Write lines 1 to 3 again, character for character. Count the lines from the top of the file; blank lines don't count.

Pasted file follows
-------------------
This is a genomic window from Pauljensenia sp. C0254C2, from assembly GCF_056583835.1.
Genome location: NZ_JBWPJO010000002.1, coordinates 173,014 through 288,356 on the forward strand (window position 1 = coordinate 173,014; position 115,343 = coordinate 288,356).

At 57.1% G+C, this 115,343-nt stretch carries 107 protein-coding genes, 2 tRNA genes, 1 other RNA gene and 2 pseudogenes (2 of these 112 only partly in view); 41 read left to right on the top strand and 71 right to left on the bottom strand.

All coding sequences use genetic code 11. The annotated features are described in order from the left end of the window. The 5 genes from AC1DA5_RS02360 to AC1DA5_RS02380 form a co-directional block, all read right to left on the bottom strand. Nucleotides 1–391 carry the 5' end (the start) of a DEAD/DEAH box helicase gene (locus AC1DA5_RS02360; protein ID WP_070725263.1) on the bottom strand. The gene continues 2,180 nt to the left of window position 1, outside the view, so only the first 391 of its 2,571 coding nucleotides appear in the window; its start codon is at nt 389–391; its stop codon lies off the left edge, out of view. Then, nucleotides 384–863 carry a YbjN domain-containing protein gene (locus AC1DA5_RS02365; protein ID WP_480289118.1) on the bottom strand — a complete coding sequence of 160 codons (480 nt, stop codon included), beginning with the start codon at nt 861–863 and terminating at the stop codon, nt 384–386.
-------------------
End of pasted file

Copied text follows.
This is a genomic window from Pauljensenia sp. C0254C2, from assembly GCF_056583835.1.
Genome location: NZ_JBWPJO010000002.1, coordinates 173,014 through 288,356 on the forward strand (window position 1 = coordinate 173,014; position 115,343 = coordinate 288,356).

At 57.1% G+C, this 115,343-nt stretch carries 107 protein-coding genes, 2 tRNA genes, 1 other RNA gene and 2 pseudogenes (2 of these 112 only partly in view); 41 read left to right on the top strand and 71 right to left on the bottom strand.